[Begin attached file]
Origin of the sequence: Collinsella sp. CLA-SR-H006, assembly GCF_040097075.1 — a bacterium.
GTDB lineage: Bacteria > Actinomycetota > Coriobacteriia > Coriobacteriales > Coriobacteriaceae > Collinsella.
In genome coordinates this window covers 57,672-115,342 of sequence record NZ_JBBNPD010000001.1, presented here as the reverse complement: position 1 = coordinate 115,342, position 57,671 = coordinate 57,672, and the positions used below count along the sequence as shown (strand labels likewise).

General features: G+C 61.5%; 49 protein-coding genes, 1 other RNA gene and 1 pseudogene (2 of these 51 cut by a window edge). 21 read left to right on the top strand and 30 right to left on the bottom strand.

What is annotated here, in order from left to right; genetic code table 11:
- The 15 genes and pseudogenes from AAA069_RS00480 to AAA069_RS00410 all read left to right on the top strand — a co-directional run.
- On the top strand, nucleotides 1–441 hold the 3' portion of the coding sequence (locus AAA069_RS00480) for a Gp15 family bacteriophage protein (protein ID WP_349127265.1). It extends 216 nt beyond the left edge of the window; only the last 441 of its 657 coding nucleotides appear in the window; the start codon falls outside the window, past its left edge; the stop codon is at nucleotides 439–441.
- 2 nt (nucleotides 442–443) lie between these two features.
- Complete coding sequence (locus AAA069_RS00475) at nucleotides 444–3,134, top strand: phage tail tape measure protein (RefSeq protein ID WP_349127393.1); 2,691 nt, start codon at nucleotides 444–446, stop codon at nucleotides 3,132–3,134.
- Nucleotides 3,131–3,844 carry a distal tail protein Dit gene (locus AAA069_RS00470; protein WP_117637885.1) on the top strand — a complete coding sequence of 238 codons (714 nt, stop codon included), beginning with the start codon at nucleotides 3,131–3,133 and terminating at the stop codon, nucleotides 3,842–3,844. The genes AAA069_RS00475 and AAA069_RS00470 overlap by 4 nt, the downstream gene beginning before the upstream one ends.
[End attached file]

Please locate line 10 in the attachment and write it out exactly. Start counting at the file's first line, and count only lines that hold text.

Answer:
- Nucleotides 3,131–3,844 carry a distal tail protein Dit gene (locus AAA069_RS00470; protein WP_117637885.1) on the top strand — a complete coding sequence of 238 codons (714 nt, stop codon included), beginning with the start codon at nucleotides 3,131–3,133 and terminating at the stop codon, nucleotides 3,842–3,844. The genes AAA069_RS00475 and AAA069_RS00470 overlap by 4 nt, the downstream gene beginning before the upstream one ends.